a.out

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a.out
Filename extension none, .o, .so
Developed by AT&T
Type of format Binary, executable, object, shared libraries

a.out is a file format used in older versions of Unix-like computer operating systems for executables, object code, and, in later systems, shared libraries. The name stands for assembler output according to Dennis Ritchie in his paper The Development of the C Language.

a.out remains the default output file name for executables created by certain compilers/linkers when no output name is specified, even though these executables are no longer in the a.out format.[1]

Use[edit]

An a.out format for the PDP-7, similar to the a.out format used on the PDP-11, appeared in the first edition of UNIX.[2] It was superseded by the COFF format in AT&T Unix System V, which was in turn superseded by the ELF format in System V Release 4.

Though Berkeley Unix continued using the a.out format for some time, modern BSD-systems have since switched to ELF. NetBSD/i386 switched formally from a.out to ELF in its 1.5 release. FreeBSD/i386 switched to ELF during the 2.2 to 3.0 transition.

The a.out support for debug information is done through the use of special entries in the symbol table called stabs. The stabs format has also been used in many COFF and ELF variations.

Linux also used a.out until kernel 1.2 (ELF support was added in the experimental 1.1.52), when it was superseded by ELF for that platform as well.[3] Linux's transition to ELF was more or less forced due to the complex nature of building a.out shared libraries on that platform, which included the need to register the virtual address space at which the library was located with a central authority, as the a.out ld.so in Linux was unable to relocate shared libraries.[4] The various BSD flavours were able to continue using a.out binaries long after Linux was forced to switch to ELF, due to the somewhat more flexible nature of the BSD a.out format compared to that of Linux.[5][6] MINIX 3 switched to ELF in the 3.2.0 release.

Format[edit]

a.out executables typically came in one of several variants: OMAGIC, NMAGIC, QMAGIC, or ZMAGIC.

OMAGIC
The OMAGIC format had contiguous segments after the header, with no separation of text and data. This format was also used as object file format.
NMAGIC
The NMAGIC format was similar to OMAGIC, however the data segment was loaded on the immediate next page after the end of the text segment, and the text segment was marked read-only.
ZMAGIC
The ZMAGIC format added support for demand paging. The length of the code and data segments in the file had to be multiples of the page size.
QMAGIC
QMAGIC binaries were typically loaded one page above the bottom of the virtual address space, in order to permit trapping of null pointer dereferences via a segmentation fault. The a.out header was merged with the first page of the text segment, typically saving a page worth of memory
CMAGIC
Old versions of Linux use this format for core dumps.

An a.out file consists of up to seven sections, in the following order:

exec header
Contains parameters used by the kernel to load a binary file into memory and execute it, and by the link editor ld to combine a binary file with other binary files. This section is the only mandatory one.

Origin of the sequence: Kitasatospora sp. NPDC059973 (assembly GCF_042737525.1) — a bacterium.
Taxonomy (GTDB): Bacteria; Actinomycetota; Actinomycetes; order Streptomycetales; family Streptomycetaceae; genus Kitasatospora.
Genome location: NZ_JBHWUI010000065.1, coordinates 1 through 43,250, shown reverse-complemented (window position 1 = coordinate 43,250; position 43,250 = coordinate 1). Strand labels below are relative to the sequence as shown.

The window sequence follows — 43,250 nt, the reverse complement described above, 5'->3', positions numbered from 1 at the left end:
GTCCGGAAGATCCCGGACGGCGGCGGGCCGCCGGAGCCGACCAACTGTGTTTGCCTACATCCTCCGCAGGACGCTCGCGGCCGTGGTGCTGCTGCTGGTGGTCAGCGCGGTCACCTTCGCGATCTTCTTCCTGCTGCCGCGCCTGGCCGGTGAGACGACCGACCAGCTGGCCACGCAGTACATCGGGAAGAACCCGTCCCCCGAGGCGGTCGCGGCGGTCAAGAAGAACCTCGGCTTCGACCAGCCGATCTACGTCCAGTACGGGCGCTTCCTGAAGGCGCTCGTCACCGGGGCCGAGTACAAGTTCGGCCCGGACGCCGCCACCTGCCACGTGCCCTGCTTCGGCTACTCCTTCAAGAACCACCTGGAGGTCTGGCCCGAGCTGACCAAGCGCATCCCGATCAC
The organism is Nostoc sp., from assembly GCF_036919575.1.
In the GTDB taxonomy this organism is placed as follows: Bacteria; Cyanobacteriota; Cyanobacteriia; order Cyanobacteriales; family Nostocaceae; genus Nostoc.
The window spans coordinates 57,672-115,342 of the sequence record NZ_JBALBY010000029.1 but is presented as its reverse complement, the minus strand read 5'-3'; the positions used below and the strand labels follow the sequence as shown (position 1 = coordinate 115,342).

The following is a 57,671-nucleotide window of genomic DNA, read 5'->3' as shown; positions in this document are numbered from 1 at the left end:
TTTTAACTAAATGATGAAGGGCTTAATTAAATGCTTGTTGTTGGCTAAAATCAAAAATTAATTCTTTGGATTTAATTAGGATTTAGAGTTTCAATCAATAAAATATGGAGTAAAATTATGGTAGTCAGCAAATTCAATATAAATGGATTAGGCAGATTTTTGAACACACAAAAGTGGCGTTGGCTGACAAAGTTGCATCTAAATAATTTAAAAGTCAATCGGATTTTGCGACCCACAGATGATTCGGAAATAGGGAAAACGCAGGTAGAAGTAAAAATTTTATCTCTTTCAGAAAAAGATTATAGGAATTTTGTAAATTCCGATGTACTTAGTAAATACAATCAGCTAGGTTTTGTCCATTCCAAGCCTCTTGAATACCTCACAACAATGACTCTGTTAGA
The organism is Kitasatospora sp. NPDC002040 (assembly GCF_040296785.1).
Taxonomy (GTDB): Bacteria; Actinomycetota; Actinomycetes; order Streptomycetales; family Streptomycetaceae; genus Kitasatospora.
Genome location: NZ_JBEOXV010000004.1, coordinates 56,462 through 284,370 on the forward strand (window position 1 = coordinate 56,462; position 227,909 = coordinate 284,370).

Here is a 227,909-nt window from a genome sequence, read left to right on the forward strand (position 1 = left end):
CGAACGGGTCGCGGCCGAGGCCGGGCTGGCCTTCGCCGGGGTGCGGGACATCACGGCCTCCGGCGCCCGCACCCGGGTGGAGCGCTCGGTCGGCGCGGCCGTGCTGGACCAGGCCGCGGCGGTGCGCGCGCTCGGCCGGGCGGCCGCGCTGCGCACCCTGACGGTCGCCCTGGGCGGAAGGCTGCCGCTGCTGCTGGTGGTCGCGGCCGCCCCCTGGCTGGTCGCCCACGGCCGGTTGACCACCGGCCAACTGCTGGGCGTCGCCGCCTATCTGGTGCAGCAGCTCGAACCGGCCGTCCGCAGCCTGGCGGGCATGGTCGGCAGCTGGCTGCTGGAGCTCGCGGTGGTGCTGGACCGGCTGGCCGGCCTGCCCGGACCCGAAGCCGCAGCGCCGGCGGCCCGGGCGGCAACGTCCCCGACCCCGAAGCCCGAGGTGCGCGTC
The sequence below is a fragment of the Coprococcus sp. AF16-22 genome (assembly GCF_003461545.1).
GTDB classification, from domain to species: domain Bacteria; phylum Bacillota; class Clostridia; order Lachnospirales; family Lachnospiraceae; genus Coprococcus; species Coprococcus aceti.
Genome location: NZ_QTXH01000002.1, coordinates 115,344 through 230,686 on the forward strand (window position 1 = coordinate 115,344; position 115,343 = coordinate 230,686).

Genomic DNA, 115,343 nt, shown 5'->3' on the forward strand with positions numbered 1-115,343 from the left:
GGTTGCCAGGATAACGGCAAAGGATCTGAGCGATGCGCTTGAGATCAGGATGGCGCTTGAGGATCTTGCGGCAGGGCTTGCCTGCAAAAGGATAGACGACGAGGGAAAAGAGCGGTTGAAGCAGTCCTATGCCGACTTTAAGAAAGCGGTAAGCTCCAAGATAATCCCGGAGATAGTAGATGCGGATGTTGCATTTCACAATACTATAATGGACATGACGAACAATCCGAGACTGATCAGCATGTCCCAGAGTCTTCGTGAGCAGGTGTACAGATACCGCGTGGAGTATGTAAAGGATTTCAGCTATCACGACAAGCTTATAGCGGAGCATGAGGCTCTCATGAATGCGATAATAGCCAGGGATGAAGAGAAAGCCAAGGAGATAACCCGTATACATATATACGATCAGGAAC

text segment
Contains machine code and related data that are loaded into memory when a program executes. May be loaded read-only.
data segment
Contains initialized data; always loaded into writable memory.
text relocations
Contains records used by the link editor to update pointers in the text segment when combining binary files.
data relocations
Like the text relocation section, but for data segment pointers.
symbol table
Contains records used by the link editor to cross-reference the addresses of named variables and functions (symbols) between binary files.
string table
Contains the character strings corresponding to the symbol names.

See also[edit]

References[edit]

  1. ^ Rupert Wood (8 April 2002). "What to do with a.out". gcc-help mailing list. http://gcc.gnu.org/ml/gcc-help/2002-04/msg00075.html. Retrieved 2007-04-28.
  2. ^ Dennis Ritchie (3 November 1971). a.out — assembler and link editor output (PDF). Bell Labs. Retrieved 2006-11-24. 
  3. ^ Daniel Barlow (14 July 1996). "The Linux ELF HOWTO (v1.29)". Retrieved 2008-03-28. 
  4. ^ Ulrich Drepper (20 August 2006). How To Write Shared Libraries (PDF). 4.0. Section 1.1 (A Little Bit of History). Archived from the original on 16 June 2007. Retrieved 2007-06-20. "When introducing shared libraries certain design decisions had to be made to work in the limitations of a.out. (...) For all these reasons and more, Linux converted early on to using ELF (Executable Linkage Format) as the binary format." 
  5. ^ Eric Youngdale (1 April 1995). "The ELF Object File Format: Introduction". Archived from the original on 10 March 2009. Retrieved 6 May 2012. "(...) it is not impossible to design shared library implementations that work with a.out. The current Linux shared libraries are certainly one example; another example is SunOS-style shared libraries which are currently used by BSD-du-jour. SunOS-style shared libraries contain a lot of the same concepts as ELF shared libraries (...)" 
  6. ^ "BSD Myths". Archived from the original on 17 April 2007. Retrieved 2007-04-10. "There were no pressing reasons to switch earlier. In particular, FreeBSD did not (and does not) have the problems building shared libraries that spurred the Linux conversion from a.out to ELF." 

External links[edit]